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Hooray for Spinach Import

2 customer reviews

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Audio CD, Import, January 10, 2006
"Please retry"
$15.18
$10.00 $9.99
$15.18 & FREE Shipping on orders over $35. Details Temporarily out of stock. Order now and we'll deliver when available. We'll e-mail you with an estimated delivery date as soon as we have more information. Your account will only be charged when we ship the item. Ships from and sold by Amazon.com. Gift-wrap available.


Editorial Reviews


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Product Details

  • Audio CD (January 10, 2006)
  • Number of Discs: 1
  • Format: Import
  • Label: HEP RECORDS
  • ASIN: B000CBVMLI
  • Average Customer Review: 3.5 out of 5 stars  See all reviews (2 customer reviews)
  • Amazon Best Sellers Rank: #439,683 in Music (See Top 100 in Music)

Customer Reviews

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Most Helpful Customer Reviews

5 of 5 people found the following review helpful By JJA Kiefte on January 29, 2009
Format: Audio CD
What a wonderful surprise to discover that HEP (who else, one is tempted to ask) has finally decided to reissue some of Whiteman's recordings from the late thirties. Whereas most reissues tend to concentrate on the Bix, Trum and Bing years (to the uninitiated, the mid to late twenties) the thirties have been sadly overlooked. True, Whiteman's orchestra had lost its place as one of the biggest crowd-drawers, and it still was more of a show band than a swing band featuring only a minimal amount of jazz, but towards the end of the decade things began to improve. Whiteman tried to reclaim some of the ground lost to the Goodmans et al. by splitting his orchestra up into smaller units (e.g. the swing wing, the bouncing brass and the sax soctette) that featured Jack and Charlie Teagarden, Mif Mole (Big T's replacement), drummer George Wettling and saxists Art Drelinger on tenor and Al Gallodoro (whom I had the good fortune to see and hear performing as late as the 2001 North Sea Jazz Festival, where he recreated his role in the Whiteman Sax Soctette, as nimble fingered as ever) on alto. There is also that famous vocal group, The Modernaires, who had not yet attained the polish they would become famous for a little later with Glenn Miller. They are featured at lenght, perhaps a touch too much of them to suit the real jazz afficcionados, although their harmonizing was at the time very modern. Also, some of their titles are not very good, which detracts some of the listening pleasure. But all in all a good CD to have. Remastering and booklet info are, as always with HEP beyond reproach.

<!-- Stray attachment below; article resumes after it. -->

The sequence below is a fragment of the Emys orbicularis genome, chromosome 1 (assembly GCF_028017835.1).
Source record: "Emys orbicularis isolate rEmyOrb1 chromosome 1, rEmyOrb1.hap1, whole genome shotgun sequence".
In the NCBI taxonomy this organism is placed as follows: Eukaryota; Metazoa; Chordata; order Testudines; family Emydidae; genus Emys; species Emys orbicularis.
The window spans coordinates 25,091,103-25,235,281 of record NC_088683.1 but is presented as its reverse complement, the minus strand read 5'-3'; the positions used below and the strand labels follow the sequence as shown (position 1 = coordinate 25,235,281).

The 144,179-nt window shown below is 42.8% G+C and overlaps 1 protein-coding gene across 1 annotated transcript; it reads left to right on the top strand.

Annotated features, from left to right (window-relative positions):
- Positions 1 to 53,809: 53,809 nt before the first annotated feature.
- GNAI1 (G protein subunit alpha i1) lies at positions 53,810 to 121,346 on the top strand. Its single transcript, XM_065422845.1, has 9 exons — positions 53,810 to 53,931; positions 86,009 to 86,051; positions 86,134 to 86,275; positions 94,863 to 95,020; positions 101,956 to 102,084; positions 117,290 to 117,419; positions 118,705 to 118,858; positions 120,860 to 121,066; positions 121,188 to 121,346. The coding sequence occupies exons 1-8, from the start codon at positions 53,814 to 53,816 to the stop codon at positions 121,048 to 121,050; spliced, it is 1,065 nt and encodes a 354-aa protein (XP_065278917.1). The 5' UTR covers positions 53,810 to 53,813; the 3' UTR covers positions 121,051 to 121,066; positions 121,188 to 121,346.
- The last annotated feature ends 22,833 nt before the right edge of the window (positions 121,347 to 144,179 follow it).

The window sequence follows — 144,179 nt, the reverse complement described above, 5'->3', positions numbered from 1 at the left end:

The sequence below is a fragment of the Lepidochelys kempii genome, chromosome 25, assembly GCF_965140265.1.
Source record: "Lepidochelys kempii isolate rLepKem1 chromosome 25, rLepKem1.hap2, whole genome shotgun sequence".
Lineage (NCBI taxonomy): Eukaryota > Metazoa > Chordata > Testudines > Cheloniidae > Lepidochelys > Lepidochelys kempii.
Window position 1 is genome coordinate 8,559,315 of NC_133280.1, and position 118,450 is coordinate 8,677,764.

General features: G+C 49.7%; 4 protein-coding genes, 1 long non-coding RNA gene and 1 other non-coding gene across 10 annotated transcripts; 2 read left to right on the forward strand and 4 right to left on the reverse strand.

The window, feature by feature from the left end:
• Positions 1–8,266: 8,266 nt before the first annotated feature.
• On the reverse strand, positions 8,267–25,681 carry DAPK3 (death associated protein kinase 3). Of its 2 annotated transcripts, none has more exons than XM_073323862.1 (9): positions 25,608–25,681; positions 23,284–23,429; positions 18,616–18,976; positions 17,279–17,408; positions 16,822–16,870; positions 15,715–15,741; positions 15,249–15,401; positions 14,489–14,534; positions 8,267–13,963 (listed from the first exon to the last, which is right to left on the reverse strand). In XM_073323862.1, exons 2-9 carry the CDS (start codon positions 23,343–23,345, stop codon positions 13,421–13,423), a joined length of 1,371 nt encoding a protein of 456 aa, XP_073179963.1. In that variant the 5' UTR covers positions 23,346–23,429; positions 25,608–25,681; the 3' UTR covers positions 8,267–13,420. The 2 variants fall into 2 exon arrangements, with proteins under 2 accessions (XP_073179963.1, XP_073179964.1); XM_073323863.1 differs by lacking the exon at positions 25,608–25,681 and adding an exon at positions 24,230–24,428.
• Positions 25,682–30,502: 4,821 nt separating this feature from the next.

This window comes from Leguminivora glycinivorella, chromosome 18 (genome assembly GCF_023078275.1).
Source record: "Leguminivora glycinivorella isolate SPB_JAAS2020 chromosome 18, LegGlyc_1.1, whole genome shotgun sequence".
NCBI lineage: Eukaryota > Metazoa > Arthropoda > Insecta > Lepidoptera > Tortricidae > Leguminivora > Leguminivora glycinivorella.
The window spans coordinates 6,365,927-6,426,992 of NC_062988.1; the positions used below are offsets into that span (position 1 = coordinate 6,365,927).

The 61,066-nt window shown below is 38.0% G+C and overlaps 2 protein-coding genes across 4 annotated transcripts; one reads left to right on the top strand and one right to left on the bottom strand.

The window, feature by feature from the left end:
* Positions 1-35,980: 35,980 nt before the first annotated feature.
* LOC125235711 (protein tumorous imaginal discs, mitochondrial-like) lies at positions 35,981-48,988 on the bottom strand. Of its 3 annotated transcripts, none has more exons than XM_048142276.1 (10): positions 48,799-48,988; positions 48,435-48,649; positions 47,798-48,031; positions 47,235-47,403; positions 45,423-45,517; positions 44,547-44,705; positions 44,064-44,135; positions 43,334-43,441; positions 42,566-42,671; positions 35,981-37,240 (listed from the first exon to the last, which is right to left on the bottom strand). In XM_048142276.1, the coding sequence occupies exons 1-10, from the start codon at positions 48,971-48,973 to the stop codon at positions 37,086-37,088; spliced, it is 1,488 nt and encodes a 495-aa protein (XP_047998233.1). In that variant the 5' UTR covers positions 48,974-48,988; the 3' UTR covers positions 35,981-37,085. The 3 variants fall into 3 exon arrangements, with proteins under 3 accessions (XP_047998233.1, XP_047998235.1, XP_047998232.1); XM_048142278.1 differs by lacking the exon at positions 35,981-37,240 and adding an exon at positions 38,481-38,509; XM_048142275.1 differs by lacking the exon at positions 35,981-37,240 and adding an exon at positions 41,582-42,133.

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By Mark Conlan on July 18, 2012
Format: Audio CD Verified Purchase
In 1934, Jack Teagarden signed a five-year contract to play with Paul Whiteman's orchestra. It was a spectacularly ill-timed move because within a year big-band swing became enormously popular and two bands built around musicians who'd played with Teagarden in Ben Pollack's band in the 1920's, Benny Goodman's and Bob Crosby's, became major stars. Though Teagarden managed to sneak in a few good records in his Whiteman tenure ("I'm Coming, Virginia," included here, and the 1934 RCA Victor recordings "Fare Thee Well to Harlem" and "Christmas Night in Harlem," for the most part the music he played during the Whiteman years was commercial dreck. This album is laden down with dreadful vocals by the Modernaires -- how this group sounded so good with Glenn Miller and so bad with Whiteman is one of life's mysteries -- and Teagarden vainly trying to bring real swing to the so-called "swing wing" of Whiteman's band. On December 31, 1938 Teagarden started packing up his horn in the middle of a show and, when Whiteman asked him what was going on, Teagarden reminded him that his contract expired at the end of 1938, it was now January 1, 1939 and he wasn't going to stay with Whiteman even a minute longer than he was contractually obligated to. So Whiteman replaced him with Miff Mole, who'd been a major trombone star on the New York jazz scene between 1924 and Teagarden's arrival in 1928 -- and, ironically, Mole's actually featured better on this disc than Teagarden is, if only because at least some of his tracks don't feature the Modernaires.Read more ›
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